The blog post title may have you scratching the top of your head a little bit…The “Uncanny Valley” is a phenomenon that leads to a reaction from an all ‘but-not-quite-right’ simulated human form, whether it be robotic or animated. The term was invented by roboticist Masahiro Mori to depict the negative emotional response ‘real’ humans exhibit when a robot (avatar) seems practically human. Appearance and action are the two biggest factors that could potentially lead to this phenomenon playing out while one is immersed in a virtual world. Thus the overall quality of the avatar is paramount in any type of training simulation, the worst thing you can do is lead the player to possess detachment from the training. The human brain never ceases to amaze me.
“Mori’s hypothesis states that as a robot is made more humanlike in its appearance and motion, the emotional response from a human being to the robot will become increasingly positive and empathic, until a point is reached beyond which the response quickly becomes that of strong revulsion. However, as the appearance and motion continue to become less distinguishable from a human being, the emotional response becomes positive once more and approaches human-to-human empathy levels.”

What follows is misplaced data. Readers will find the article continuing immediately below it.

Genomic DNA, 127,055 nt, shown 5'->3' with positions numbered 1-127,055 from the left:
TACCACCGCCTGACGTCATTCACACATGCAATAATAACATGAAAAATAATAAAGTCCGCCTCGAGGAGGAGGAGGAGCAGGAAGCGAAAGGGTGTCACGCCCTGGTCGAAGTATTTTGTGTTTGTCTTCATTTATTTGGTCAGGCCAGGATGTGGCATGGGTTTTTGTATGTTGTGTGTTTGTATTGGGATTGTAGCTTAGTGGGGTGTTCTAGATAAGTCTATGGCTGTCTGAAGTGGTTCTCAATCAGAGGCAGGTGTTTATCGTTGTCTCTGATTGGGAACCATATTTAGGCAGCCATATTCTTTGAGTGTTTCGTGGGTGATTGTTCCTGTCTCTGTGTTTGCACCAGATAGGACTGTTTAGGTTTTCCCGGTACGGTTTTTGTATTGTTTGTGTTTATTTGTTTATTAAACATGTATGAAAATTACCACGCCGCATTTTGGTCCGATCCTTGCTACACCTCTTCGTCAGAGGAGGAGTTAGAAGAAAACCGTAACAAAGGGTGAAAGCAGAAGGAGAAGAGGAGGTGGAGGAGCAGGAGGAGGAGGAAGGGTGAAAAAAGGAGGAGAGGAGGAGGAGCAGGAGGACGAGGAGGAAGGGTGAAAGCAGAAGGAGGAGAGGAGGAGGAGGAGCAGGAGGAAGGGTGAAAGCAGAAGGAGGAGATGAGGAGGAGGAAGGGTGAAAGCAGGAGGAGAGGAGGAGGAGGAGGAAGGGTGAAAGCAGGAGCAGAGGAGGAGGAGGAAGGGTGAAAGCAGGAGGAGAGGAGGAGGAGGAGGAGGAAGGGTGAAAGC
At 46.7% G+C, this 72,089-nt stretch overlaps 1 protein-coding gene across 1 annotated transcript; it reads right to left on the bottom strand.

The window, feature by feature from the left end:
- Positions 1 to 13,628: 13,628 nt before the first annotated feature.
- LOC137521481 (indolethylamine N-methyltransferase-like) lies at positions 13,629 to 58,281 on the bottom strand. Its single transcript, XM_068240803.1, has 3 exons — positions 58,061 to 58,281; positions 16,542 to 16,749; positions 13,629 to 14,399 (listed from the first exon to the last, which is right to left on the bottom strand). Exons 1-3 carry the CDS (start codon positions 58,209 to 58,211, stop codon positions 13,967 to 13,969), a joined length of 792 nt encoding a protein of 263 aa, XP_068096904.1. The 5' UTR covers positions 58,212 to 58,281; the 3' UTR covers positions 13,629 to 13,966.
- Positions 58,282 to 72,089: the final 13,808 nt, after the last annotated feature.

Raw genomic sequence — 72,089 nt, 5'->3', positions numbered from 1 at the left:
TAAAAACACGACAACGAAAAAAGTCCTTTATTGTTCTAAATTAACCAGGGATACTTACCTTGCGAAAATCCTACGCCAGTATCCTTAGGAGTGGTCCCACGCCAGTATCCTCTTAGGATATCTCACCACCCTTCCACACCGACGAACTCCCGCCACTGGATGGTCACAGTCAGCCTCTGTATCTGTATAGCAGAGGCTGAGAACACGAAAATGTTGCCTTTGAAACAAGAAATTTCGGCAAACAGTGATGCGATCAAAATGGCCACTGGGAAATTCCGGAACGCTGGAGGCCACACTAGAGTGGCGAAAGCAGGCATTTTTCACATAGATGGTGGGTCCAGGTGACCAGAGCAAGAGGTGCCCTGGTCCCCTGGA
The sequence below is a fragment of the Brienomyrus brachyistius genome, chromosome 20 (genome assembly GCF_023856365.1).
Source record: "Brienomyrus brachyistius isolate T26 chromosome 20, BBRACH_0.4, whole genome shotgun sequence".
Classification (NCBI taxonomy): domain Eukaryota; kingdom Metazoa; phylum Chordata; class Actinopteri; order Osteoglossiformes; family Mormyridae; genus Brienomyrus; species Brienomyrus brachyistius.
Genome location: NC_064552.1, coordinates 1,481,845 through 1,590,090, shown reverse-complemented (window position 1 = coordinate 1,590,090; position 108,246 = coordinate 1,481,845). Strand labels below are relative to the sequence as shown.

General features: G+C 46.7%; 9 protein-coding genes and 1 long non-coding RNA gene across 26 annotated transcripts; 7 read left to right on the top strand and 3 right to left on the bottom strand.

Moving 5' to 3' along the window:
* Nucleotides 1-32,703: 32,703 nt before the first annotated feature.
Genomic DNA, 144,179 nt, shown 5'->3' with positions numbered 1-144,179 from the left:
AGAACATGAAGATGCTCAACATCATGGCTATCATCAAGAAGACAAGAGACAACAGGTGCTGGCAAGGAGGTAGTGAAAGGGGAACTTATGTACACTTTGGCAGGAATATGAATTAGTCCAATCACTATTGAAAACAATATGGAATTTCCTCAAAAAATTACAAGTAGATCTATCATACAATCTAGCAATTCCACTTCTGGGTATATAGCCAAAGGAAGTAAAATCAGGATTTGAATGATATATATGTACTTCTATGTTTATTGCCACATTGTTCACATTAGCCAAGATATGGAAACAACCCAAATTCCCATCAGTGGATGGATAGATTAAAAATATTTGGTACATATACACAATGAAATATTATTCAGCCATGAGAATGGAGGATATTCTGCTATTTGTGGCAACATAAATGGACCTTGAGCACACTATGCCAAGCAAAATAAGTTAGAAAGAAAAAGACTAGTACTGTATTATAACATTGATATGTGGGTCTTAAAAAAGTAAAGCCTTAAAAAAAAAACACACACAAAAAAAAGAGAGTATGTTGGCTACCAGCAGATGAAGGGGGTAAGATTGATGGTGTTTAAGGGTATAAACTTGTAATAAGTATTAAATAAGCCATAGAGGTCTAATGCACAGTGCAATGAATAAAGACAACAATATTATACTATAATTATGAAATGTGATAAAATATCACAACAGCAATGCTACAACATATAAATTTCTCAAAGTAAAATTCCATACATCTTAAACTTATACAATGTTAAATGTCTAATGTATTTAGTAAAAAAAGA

“This area of repulsive response aroused by a robot with appearance and motion between a “barely human” and “fully human” entity is called the uncanny valley. The name captures the idea that a robot which is “almost human” will seem overly “strange” to a human being and thus will fail to evoke the empathic response required for productive human-robot interaction.”
You can see by the graph representation below that the “valley” in question is a dip in the graph of the positivity of human reaction as a function of a robot’s lifelikeness.
In all fairness, I guess I should disclose that one such study that examined the Uncanny Valley principle did involve monkeys…Monkey see, monkey do.